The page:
A Prospective Randomised Study of Clinical Outcome and Toxicity Patterns of Head and Neck Squamous Cell Carcinoma Treated with Accelerated Fractionated Radiotherapy versus Concurrent Chemoradiotherapy
Professor and Head, Department of Radiation Oncology, Dr. Ram Manohar Lohia Institute of Medical Sciences, Vibhuti Khand, Gomti Nagar, Lucknow, Uttar Pradesh, India.
Introduction: Locally advanced Head and Neck Squamous Cell Carcinoma (HNSCC) is a diverse group of patients and the treatment needs to be individualised. Although Concurrent Chemoradiotherapy (CTRT) remains the standard of care, not all patients are suitable to receive the same. Accelerated Fractionated Radiotherapy (AFRT) is one of the treatment options in these patients and may achieve equivalent therapeutic ratio.
Aim: To compare outcomes of patients of HNSCC treated with concurrent CTRT versus AFRT in a prospective randomised trial.
Materials and Methods: A total of 322 patients of Stage III-IV (AJCC, 6th Edition), HNSCC of oropharynx, larynx and hypopharynx were randomised to receive either definitive CTRT or AFRT. Radiotherapy (RT) dose was 70 Gray (2 Gray, 5 fractions per week over 7 weeks) to the primary and nodes and 46-60 Gray to the elective neck nodes. RT was delivered 5 fractions per week along with concurrent cisplatin 35-40 mg/m2 weekly in the CTRT arm. In the AFRT arm, RT was delivered as 6 fractions per week of 2 Gray each over 6 weeks. Acute and late toxicities were graded as per RTOG morbidity scoring. Kaplan Meier method was used for survival analysis.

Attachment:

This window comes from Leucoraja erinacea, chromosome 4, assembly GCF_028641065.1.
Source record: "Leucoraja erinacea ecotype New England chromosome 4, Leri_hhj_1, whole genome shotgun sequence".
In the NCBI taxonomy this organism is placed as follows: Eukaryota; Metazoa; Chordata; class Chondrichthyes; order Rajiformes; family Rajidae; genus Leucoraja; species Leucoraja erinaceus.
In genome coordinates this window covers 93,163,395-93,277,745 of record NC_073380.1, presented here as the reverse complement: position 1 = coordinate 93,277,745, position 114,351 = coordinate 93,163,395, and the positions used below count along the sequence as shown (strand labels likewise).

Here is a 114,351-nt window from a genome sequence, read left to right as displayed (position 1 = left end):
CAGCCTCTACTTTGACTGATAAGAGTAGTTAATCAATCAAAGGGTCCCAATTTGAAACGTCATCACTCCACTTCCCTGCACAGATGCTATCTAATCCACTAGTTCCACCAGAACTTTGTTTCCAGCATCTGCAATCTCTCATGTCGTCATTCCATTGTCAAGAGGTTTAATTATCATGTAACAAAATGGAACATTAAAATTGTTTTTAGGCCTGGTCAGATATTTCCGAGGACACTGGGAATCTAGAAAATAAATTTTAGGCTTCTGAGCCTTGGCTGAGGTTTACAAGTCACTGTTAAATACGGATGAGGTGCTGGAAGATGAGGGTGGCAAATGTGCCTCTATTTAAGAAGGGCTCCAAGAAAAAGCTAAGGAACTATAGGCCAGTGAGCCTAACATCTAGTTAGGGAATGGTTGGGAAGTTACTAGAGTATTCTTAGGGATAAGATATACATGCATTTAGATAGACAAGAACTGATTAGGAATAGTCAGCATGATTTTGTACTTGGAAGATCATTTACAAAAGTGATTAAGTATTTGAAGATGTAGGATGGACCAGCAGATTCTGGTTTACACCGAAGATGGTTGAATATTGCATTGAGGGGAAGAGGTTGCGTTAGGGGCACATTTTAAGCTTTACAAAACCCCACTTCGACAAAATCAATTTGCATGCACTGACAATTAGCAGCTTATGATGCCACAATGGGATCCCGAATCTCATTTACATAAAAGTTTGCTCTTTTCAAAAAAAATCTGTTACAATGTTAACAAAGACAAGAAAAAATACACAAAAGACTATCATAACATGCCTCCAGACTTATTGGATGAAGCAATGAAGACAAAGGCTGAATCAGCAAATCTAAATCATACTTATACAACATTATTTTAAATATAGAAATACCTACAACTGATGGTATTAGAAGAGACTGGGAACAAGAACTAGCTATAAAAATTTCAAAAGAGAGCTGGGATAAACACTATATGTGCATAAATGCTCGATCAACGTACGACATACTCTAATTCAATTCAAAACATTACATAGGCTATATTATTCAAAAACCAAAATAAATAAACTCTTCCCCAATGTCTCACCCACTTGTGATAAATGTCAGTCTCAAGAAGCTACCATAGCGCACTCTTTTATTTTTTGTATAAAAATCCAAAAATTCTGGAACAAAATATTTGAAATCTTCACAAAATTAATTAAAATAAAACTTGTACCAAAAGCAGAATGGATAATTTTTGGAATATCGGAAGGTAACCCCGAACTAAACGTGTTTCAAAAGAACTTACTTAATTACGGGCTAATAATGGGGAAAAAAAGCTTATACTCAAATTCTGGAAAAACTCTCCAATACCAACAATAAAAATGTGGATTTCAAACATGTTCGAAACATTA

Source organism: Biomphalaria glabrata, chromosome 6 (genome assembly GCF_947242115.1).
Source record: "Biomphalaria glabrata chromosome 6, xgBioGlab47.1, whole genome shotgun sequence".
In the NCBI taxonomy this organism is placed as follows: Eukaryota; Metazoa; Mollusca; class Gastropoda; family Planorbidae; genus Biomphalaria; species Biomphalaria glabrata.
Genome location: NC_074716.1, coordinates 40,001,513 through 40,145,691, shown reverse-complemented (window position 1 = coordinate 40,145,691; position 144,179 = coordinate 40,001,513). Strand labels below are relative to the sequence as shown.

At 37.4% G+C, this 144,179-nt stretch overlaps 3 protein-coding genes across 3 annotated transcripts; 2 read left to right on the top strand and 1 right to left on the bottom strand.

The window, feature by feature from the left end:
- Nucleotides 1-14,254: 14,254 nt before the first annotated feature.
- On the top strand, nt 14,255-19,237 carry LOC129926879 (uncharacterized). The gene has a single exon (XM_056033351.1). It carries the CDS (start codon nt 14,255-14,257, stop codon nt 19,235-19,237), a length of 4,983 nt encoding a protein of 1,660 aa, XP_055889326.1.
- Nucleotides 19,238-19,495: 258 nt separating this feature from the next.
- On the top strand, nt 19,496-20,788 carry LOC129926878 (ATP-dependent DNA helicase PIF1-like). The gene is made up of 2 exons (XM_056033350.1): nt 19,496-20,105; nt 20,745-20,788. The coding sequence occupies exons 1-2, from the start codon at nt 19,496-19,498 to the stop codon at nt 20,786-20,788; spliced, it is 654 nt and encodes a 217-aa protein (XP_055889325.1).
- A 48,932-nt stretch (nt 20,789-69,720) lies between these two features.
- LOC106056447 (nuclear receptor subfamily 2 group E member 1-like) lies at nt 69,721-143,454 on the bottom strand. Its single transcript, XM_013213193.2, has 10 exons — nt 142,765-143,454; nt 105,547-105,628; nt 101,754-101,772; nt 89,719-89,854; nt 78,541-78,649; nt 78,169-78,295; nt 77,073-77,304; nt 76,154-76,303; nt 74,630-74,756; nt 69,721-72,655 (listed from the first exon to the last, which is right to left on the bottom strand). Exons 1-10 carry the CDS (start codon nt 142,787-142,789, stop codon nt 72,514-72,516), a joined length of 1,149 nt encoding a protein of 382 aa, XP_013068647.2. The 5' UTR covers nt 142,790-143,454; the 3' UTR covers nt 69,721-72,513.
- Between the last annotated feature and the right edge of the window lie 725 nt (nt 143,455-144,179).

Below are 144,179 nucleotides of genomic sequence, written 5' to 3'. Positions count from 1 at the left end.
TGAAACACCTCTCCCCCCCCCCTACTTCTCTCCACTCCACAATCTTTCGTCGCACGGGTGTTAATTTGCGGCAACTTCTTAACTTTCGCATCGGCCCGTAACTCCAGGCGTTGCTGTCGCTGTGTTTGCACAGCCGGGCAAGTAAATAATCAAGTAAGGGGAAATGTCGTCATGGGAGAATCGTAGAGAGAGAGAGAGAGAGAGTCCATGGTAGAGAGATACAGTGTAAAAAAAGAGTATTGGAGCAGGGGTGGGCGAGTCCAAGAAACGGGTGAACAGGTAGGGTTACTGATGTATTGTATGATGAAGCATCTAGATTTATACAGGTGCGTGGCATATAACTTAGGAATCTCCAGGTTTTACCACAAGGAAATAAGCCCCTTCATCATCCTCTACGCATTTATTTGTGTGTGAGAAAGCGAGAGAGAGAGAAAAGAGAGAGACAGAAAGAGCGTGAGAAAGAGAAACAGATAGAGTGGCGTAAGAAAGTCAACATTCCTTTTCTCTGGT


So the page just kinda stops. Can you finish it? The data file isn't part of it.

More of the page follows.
Results: Patients characteristics were balanced between CTRT arm and AFRT arm (161 patients each). Median overall treatment time for CTRT and AFRT arms were 43 and 49 days respectively. A 5-year actuarial locoregional control, disease-free survival and overall survival was 32% vs. 42%; 28% vs. 35% and 30% vs. 35% respectively for CTRT vs. AFRT arm. Need of Ryleâ€™s tube feeding (p=0.001), acute mucositis (p=0.015), late subcutaneous toxicity (p=0.05) and late xerostomia (p=0.042) rates were higher for CTRT arm.
Conclusion: AFRT was associated with comparable clinical outcome as compared to CTRT in patients of HNSCC, albeit with reduced acute and late toxicities.